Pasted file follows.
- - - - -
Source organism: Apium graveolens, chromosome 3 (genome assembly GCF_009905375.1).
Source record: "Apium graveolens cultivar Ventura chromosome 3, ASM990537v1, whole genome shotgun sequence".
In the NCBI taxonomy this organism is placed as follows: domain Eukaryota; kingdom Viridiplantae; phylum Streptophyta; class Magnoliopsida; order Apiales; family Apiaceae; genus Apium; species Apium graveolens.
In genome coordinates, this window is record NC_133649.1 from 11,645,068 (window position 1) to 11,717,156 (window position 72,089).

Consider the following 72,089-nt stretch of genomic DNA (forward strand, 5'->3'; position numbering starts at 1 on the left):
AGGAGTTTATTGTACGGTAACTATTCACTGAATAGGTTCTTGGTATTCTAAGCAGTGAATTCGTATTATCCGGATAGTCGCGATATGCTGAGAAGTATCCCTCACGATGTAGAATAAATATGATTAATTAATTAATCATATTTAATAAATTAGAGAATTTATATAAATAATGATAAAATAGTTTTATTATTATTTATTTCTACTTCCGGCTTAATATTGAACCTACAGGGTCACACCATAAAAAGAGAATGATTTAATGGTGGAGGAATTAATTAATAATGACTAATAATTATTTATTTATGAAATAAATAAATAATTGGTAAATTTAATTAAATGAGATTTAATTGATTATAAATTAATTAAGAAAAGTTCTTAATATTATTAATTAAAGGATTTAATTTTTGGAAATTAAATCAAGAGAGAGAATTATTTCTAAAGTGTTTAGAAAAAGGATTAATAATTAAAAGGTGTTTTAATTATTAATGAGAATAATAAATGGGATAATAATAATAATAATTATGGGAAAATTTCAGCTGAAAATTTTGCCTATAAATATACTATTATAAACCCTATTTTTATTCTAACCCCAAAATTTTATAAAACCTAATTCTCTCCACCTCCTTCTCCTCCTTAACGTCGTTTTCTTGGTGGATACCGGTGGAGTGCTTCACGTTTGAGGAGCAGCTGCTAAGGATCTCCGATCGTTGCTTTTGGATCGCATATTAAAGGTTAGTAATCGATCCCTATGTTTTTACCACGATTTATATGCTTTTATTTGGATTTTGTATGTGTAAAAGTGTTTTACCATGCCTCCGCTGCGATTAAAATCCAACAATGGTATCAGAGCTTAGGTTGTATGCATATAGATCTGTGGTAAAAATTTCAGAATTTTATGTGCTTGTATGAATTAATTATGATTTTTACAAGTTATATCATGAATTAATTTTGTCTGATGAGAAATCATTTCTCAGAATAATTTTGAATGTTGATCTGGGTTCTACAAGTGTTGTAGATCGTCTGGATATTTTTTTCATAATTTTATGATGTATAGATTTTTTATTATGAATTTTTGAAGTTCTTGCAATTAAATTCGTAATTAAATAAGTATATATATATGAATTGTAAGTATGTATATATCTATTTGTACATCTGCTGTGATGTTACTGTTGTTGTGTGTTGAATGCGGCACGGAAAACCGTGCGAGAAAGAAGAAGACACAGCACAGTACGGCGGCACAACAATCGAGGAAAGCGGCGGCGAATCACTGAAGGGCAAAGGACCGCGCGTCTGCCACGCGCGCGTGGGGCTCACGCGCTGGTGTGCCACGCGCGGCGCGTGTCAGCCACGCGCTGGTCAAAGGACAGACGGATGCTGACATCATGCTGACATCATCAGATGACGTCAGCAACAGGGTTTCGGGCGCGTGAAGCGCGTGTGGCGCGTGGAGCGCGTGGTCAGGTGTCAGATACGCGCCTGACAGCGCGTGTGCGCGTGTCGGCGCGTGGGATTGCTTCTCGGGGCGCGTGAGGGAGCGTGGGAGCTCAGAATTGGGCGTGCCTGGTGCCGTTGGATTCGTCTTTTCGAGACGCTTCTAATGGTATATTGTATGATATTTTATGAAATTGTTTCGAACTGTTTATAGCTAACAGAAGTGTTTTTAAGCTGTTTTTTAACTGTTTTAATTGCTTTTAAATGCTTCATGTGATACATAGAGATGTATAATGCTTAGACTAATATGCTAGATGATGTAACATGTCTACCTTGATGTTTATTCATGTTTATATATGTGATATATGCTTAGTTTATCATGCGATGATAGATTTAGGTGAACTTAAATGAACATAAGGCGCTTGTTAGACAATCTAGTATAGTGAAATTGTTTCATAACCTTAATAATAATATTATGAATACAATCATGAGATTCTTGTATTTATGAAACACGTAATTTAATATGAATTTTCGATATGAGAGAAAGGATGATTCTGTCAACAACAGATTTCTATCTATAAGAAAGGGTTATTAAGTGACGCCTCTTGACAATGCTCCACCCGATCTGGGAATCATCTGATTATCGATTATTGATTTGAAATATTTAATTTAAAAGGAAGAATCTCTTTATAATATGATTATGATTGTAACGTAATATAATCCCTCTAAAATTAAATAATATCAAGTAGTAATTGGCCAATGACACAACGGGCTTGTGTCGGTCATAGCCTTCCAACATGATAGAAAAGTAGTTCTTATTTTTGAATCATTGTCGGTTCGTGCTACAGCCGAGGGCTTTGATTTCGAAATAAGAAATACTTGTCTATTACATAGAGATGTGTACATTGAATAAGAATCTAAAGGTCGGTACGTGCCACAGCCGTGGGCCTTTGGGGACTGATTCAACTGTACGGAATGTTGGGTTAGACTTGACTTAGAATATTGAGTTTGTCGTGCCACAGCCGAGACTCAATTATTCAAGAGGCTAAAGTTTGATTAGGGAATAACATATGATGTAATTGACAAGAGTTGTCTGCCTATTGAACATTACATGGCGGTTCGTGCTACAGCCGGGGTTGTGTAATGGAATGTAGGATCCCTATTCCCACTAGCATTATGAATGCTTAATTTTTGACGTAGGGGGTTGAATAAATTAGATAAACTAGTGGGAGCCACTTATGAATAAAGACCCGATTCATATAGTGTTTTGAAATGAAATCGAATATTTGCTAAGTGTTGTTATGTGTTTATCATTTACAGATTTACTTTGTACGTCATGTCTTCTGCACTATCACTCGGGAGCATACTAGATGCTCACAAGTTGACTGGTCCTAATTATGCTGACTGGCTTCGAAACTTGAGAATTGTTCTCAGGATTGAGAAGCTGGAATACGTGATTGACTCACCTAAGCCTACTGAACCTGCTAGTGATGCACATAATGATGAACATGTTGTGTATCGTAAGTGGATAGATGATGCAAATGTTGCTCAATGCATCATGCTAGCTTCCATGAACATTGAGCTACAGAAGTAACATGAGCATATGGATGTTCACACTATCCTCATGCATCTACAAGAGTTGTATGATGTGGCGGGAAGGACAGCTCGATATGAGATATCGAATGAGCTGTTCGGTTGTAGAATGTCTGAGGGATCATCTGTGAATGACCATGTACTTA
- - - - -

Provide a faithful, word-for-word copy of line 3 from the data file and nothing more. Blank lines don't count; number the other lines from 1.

In the NCBI taxonomy this organism is placed as follows: domain Eukaryota; kingdom Viridiplantae; phylum Streptophyta; class Magnoliopsida; order Apiales; family Apiaceae; genus Apium; species Apium graveolens.